How to find Comet (C2012) F6 Lemmon with binoculars or small telescopes just by using these easy directions.
Comet Lemmon is such a fabulous comet to observe at the moment- I really hope as many people as possible will get see it. Which is why I've done this little article- in the hope that it will be of some help to people who are new or inexperienced to this hobby, so they too can look up & enjoy this comet.
First of all:
A clear sky will give a better view- if clouds are visible either side of it, it may appear fainter (unless of course the clouds cover it!). That's the experience I've been having anyway.
A moonless night will give you a better view. Keep an eye on the moon's rise and set times. See here.
You will need to make sure that the Southern Cross is high enough & visible away from obstacles so you can measure with your hand the 22 degree distance to Octans from alpha Crucis.
Have a look here on how to do it: HOW TO MEASURE THE SKY WITH YOUR HAND.
Using this method, you need to close one eye and hold out your outstretched hand.
So let’s start star hopping now.
(look further down this thread for updated screen grab maps- thanks guys).
Orient this map to suit your sky (Stu, I hope you don't mind me using your screen grab!).
Find the Southern Cross and head to alpha Crucis- it’s the brightest star there sitting at the bottom of the cross on its right.
Now locate the next group of stars beside it- you’ll see a group of stars in a sort of X shape- that’s Musca. Look for the brightest star which is alpha Muscae sitting in the middle. Hop to that in a straight line from alpha crucis (6 degrees).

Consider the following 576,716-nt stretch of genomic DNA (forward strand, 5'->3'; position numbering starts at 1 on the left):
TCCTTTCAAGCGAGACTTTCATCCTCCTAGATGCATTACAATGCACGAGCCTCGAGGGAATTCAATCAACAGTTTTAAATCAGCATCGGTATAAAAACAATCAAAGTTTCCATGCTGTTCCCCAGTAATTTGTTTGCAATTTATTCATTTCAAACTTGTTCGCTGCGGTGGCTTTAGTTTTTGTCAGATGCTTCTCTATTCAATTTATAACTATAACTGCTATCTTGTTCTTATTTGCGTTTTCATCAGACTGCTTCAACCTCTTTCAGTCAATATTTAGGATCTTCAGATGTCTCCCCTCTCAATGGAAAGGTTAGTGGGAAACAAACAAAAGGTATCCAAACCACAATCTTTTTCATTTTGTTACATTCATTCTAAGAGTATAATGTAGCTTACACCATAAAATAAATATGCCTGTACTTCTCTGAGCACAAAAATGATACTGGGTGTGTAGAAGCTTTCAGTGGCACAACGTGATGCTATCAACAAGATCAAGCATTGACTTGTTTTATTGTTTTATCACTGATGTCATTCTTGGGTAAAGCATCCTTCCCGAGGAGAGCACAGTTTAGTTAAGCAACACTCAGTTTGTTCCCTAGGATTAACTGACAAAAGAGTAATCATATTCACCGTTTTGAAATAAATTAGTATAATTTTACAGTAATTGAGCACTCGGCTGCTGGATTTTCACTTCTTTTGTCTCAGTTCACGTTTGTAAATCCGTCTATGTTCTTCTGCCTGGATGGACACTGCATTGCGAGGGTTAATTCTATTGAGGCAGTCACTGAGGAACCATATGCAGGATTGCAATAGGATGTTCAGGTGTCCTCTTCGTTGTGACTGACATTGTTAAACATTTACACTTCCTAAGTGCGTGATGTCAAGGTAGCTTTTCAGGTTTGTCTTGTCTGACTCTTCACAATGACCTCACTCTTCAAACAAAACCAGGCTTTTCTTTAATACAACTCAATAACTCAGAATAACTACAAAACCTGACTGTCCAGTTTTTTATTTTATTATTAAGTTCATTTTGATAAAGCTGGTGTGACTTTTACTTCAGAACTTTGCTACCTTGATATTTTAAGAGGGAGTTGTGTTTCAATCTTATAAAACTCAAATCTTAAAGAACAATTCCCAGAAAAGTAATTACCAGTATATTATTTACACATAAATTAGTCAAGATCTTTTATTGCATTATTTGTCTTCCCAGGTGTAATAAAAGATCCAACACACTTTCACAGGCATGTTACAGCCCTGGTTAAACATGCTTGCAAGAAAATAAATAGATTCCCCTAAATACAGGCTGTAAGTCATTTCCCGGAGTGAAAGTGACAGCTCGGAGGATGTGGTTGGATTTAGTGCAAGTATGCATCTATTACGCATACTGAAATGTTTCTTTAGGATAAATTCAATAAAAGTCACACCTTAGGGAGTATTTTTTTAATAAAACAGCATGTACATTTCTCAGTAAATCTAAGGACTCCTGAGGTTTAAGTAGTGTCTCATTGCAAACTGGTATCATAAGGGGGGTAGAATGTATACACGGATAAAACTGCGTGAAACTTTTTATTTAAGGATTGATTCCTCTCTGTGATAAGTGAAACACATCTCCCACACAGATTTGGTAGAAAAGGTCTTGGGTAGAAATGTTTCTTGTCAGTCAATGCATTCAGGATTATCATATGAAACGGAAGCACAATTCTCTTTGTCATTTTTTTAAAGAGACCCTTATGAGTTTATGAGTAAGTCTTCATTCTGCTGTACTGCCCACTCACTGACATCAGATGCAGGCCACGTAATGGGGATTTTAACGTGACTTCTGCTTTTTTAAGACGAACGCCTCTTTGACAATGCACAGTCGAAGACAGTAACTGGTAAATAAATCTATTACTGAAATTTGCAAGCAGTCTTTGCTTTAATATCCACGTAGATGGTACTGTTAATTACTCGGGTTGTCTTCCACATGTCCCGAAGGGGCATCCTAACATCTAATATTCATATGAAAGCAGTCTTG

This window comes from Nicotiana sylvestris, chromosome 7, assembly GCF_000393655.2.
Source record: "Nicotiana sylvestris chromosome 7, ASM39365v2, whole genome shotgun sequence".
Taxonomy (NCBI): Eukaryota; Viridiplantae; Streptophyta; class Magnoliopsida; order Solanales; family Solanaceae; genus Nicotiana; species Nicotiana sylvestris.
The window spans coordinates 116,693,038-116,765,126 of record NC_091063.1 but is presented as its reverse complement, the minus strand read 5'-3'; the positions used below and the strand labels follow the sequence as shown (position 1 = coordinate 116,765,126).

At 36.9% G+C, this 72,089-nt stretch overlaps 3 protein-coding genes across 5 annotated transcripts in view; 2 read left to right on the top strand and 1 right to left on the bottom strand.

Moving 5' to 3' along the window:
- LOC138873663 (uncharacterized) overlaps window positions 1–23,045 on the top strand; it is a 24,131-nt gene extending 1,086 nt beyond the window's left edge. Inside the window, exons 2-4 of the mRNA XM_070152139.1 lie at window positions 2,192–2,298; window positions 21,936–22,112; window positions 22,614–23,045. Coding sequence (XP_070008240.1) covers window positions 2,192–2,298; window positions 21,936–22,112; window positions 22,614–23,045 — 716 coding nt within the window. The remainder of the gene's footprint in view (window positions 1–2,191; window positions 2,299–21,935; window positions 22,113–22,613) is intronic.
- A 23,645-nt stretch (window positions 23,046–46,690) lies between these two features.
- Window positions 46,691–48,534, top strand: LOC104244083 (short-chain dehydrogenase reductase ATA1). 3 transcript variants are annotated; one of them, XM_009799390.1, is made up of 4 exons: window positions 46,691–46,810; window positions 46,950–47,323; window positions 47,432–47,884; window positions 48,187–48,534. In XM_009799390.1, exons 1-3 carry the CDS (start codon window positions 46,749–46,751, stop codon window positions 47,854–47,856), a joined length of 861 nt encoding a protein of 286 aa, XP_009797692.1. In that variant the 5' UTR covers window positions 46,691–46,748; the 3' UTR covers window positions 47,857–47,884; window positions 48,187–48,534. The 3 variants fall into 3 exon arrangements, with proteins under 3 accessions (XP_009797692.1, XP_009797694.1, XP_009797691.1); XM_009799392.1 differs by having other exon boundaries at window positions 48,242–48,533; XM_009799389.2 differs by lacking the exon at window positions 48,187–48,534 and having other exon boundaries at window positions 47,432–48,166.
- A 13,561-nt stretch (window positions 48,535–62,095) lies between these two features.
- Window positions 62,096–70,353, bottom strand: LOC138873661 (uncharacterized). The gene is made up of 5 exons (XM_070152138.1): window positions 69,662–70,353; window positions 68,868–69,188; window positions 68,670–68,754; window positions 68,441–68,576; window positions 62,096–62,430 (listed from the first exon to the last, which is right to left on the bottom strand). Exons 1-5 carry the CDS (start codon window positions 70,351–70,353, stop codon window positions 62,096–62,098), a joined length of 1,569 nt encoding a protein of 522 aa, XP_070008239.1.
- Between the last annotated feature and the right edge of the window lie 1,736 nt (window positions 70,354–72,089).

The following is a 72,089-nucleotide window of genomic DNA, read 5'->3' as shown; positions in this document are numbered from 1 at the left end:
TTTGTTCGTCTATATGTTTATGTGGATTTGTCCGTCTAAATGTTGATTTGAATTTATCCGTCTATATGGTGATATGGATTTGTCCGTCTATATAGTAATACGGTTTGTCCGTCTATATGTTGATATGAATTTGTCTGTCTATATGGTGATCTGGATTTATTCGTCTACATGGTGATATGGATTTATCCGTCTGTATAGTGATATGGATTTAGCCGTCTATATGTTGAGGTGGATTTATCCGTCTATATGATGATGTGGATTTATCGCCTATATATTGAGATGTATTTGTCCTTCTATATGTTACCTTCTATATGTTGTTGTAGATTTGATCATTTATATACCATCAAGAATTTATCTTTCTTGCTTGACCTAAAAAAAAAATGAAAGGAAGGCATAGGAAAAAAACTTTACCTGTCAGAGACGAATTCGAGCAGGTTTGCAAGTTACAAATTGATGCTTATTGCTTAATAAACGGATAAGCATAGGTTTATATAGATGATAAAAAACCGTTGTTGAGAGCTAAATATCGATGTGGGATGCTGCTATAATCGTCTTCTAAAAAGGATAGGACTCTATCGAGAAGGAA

Next we head into Octans where the comet is currently travelling through. On the map, Octans is a triangle shaped constellation. Delta Octantis marks the tip of the triangle.
Now it gets just a wee bit tricky but certainly not difficult. Continuing this straight line into the south celestial pole which lays here, measure 15 degrees from alpha Muscae to find delta Octantis. This is where we need to be right now to look for the comet. We’re looking for a faint star yellow star(is faint in light pollution) named delta Octantis. In binoculars it’s quite obvious in the star field as as a bright, yellow star. Depending on your sky, you may have to (as I do) let your eyes dark adapt for 10mins or so and stare out that area and it should pop out.
If you’re using binoculars, line up the bridge of the binocular onto delta Octantis. Bring your eyes to the binocular and you should have the star within view.
Now slowly cruise a bit down and to the right. Today (5th Feb) it’s sitting 3 degrees away from delta Octantis, on the 7th Feb. It will be 7 degrees away from it, just to give you an idea of how fast it’s moving. As long as you follow that straight line in the following days and perhaps note the star field or asterisms to jog your memory, you’ll have a good idea where to keep looking for it.
On the 10th Feb. It’ll be sitting right next to (within one deg) of beta Octantis, which is the star bottom right of the triangle. See what I mean about following that straight line?